I have been running a student led Genius Squad with my 7th and 8th grade students since the first day of the school year. Our Genius Squad is modeled after the Apple Store’s Genius Bar and offers help to both students and faculty on the technology needs of the school. It provides students leadership opportunities in the area of STEM and fills a need in our school. We meet for a 17 minute advisory class each day. As this time is short and often filled with announcements and paper passing, we sometimes meet outside of class to train and take care of various projects.
After 8.5 weeks of running the program, I present this list of the top 10 things you should do when starting up your student run Genius Squad:
- Start Small!
I was so excited to start Genius Squad that I volunteered a rather large task for GB students to run training sessions for the 6th grade class on our online grading system. I thought having a meaningful project at the onset of school would excite and motivate the students. While it had the intended effect, it distracted us from number 2 below–>
- Begin with TeamBuilding
Any club, arguably any classroom, or organization should start with team-building, I know this…. But did I do it? Nope. This was because I didn’t start small. It wasn’t until 6 weeks in that I looked back and realized that my students didn’t even know each other’s names! I have since reorganized and played getting to know you games, which the kids love. How can students really be a team, when they know so little about each other, other than the fact that they both want to be part of this technology leadership organization? Don’t skip the fundamental part of building culture and team-building. I have great students, but they need to build relationships before we can move on to the technology needs of the school.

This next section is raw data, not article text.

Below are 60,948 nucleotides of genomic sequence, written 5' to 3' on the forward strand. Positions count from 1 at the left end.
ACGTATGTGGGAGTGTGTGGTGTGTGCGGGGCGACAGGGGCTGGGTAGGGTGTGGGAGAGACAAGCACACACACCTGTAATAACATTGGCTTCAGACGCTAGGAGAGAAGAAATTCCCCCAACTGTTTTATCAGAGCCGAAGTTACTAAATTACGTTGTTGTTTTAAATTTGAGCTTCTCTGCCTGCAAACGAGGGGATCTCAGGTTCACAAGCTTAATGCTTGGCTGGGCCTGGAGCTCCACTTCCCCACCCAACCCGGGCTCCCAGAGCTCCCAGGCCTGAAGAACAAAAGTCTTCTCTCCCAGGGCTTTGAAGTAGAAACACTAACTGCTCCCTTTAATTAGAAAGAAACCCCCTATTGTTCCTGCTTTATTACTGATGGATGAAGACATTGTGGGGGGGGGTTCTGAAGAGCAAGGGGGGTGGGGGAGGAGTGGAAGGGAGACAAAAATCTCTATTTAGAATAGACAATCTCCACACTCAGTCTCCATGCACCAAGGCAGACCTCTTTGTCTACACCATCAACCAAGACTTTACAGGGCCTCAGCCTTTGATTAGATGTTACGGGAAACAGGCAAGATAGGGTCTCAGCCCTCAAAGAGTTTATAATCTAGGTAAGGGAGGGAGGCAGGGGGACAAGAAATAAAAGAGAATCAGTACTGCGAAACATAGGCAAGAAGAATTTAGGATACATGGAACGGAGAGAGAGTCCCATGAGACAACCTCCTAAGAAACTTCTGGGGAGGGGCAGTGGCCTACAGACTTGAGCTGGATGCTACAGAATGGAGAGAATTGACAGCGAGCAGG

- Don’t let negative feedback dishearten you.
When you try something new for the first time, you are bound to make mistakes. We tried to utilize all our computer labs at our school to do the 6th grade trainings, even though some labs were not set up properly. Unfortunately one of the four classrooms did not go smoothly as students were trained in a Mac Lab and there were certain PC issues that they didn’t foresee, as well as there were additional problems regarding the class logistics that was challenging. I heard from a colleague how disorganized and frustrating the 24 minute process was. While this feedback was helpful, and helped me to change up the trainings out of the PC lab the next day, I was later confronted by another colleague who reprimanded my lack of preparation. With the help of a fantastic administrator I focused on the positive 1 out of 5 classrooms of students successfully accessing the program, and all Genius Squad students learning leadership skills. Focus on the good feedback, learn from the negative, but don’t let it dishearten you. Realize that you are trying something amazing for the first time and it is bound to have some hiccups. If colleagues complain, they don’t understand the entire picture.